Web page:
IPG sees global organic growth despite U.S. account losses
Interpublic Group of Cos. today announced 8.7 percent growth in worldwide net revenue for the third quarter to $2.1 billion and a rise of 1.4 percent in organic net revenue for the same period. That’s despite the loss of the media business of Fiat Chrysler Automobiles, the U.S. Army business and Volkswagen’s creative account in North America.
The account losses, or “headwinds” as Chairman-CEO Michael Roth referenced them several times on a conference call with investors, dragged on organic revenue in the U.S., which posted a 0.6 percent decline in the third quarter. Roth termed that the “first organic negative growth in a quarter that I can remember."
Worldwide organic growth, however, was up 1.4 percent. Roth said the U.S. decline was offset by “positive net new business this year,” noting that IPG is leading the industry year to date in worldwide organic growth.
Organic growth is a key agency holding company metric that strips out acquisitions, divestitures and the effects of exchange rates. IPG's organic growth excludes Acxiom, a data play that IPG acquired last October.
Roth cited Acxiom as a major contributor to both new wins and growing existing business for the holding company. For the nine months, the company’s net revenue was up 10.2 percent to $6.2 billion.
“We need organic growth to expand margins,” said Roth on the conference call. “But I think we were able to show in this quarter if there is lower organic growth we are still able to expand margins.”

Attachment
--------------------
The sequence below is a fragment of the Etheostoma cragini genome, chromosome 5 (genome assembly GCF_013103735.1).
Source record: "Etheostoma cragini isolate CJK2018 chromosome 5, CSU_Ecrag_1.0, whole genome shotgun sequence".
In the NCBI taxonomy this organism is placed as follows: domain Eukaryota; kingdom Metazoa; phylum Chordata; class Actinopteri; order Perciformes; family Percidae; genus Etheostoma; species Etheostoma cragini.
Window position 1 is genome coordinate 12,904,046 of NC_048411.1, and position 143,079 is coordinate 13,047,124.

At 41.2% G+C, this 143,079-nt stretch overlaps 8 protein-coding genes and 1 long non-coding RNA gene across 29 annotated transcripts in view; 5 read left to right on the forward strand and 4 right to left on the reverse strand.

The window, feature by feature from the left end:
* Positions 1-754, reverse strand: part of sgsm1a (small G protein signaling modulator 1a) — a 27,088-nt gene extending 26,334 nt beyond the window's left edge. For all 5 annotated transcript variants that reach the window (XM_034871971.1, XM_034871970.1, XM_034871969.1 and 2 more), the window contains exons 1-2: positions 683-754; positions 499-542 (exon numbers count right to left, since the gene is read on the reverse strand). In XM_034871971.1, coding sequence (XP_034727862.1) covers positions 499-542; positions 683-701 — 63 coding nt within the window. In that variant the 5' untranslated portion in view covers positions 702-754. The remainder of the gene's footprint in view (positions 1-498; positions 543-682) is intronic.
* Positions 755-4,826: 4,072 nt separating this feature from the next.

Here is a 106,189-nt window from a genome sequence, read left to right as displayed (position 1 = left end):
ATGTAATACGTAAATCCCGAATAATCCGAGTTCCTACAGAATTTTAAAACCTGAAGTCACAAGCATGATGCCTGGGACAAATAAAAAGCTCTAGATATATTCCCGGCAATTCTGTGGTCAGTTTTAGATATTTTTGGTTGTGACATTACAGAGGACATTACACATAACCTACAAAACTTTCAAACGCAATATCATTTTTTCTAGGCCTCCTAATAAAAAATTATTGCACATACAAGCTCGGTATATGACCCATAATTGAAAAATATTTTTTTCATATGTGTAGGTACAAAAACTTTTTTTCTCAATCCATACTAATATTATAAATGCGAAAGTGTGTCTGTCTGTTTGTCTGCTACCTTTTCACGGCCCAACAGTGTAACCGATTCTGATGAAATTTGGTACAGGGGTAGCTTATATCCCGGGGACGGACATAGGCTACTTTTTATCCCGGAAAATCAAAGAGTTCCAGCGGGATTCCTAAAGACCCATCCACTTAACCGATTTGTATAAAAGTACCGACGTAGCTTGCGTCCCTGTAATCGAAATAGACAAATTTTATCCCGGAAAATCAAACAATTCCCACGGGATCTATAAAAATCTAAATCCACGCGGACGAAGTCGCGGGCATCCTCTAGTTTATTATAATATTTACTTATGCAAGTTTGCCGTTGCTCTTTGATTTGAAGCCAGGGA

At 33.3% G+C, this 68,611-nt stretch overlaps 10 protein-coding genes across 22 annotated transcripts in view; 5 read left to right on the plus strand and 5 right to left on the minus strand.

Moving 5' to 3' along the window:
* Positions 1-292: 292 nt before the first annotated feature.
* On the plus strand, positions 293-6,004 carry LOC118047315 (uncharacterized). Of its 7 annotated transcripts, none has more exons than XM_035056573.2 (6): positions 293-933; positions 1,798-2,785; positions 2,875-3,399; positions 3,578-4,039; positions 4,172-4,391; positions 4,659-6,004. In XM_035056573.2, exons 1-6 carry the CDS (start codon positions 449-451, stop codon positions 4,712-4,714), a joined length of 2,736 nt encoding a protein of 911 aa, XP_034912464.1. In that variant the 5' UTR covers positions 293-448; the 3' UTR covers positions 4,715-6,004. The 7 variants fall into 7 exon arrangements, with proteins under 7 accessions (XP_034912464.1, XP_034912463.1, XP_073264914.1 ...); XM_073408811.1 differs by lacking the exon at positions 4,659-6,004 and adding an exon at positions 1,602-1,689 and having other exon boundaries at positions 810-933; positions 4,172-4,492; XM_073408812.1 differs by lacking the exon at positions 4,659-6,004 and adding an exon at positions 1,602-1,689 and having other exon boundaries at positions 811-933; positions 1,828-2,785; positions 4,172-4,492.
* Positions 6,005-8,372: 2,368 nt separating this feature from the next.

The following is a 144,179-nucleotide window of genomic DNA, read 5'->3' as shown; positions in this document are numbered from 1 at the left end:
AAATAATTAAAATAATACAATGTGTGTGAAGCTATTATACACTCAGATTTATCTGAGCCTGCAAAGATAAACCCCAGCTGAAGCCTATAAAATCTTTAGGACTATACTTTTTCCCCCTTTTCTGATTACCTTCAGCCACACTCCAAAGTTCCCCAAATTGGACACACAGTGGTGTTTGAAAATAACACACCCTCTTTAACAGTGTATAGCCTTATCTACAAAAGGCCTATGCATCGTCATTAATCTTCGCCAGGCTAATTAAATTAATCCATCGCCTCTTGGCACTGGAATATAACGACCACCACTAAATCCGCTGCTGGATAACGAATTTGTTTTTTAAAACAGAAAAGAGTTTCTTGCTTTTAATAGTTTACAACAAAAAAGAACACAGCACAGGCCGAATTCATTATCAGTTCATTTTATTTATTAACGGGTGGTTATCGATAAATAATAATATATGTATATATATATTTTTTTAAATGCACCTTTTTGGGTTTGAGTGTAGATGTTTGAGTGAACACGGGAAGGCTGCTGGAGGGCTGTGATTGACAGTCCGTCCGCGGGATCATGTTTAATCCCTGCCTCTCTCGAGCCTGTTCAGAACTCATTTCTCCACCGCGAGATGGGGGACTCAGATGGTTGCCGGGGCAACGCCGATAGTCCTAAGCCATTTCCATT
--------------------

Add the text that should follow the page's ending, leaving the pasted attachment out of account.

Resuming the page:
IPG's 1.4 percent organic growth in the third quarter marked a slowdown from organic growth of 3.0 percent in the second quarter and 6.4 percent in the first quarter.
IPG, the fourth-largest agency company, confirmed its 2019 full-year financial targets of organic growth "at the high-end" of the 2.0 percent to 3.0 percent range.
By contrast, No. 3 Publicis Groupe, which reported earnings less than two weeks ago, posted a drop in organic growth of 2.7 percent for the third quarter (and 1.4 percent decline for the first nine months) and forecast a 2.5 percent decline in organic growth for the year. However, net revenue for Publicis’ third quarter was up 17.3 percent, partly reflecting the July acquisition of data venture Epsilon.
No. 2 Omnicom Group reported organic growth of 2.2 percent in the third quarter and 2.5 percent year to date.
WPP, the biggest agency company, gives its third-quarter update on Oct. 25.
The market reacted positively to IPG's results, with the stock jumping 61 cents to $21.41 at mid-morning.
Roth credited IPG’s “open architecture” system for uniting many agencies within the holding company in the service of a single client for its results. “That is the differentiator between IPG” and the other holding companies, he said. “We don’t have to break out our agencies into one silo. Why break it up? All it is, is accounting,” he said in the conference call. “We put [all the agencies] in a room together and magic comes out of it,” he said. “That is why we have been performing the way we have.”
Asked about a potential recession, Roth said that “while the uncertainty is not helpful,” clients are still willing to invest in their brands as long as shops can prove they can “help them move the needle. They have money and are willing to spend,” providing the return on investment is there.
Then there’s the question of succession (in September, Philippe Krakowsky, chairman and CEO of IPG Mediabrands, was named chief operating officer of the holding company, along with other leadership changes). Asked by an analyst about how long he will be at IPG, Roth said: “I’m on the back nine … I can’t keep doing this forever. My responsibility to the board is to make sure everything is in place. When that happens, it will happen.”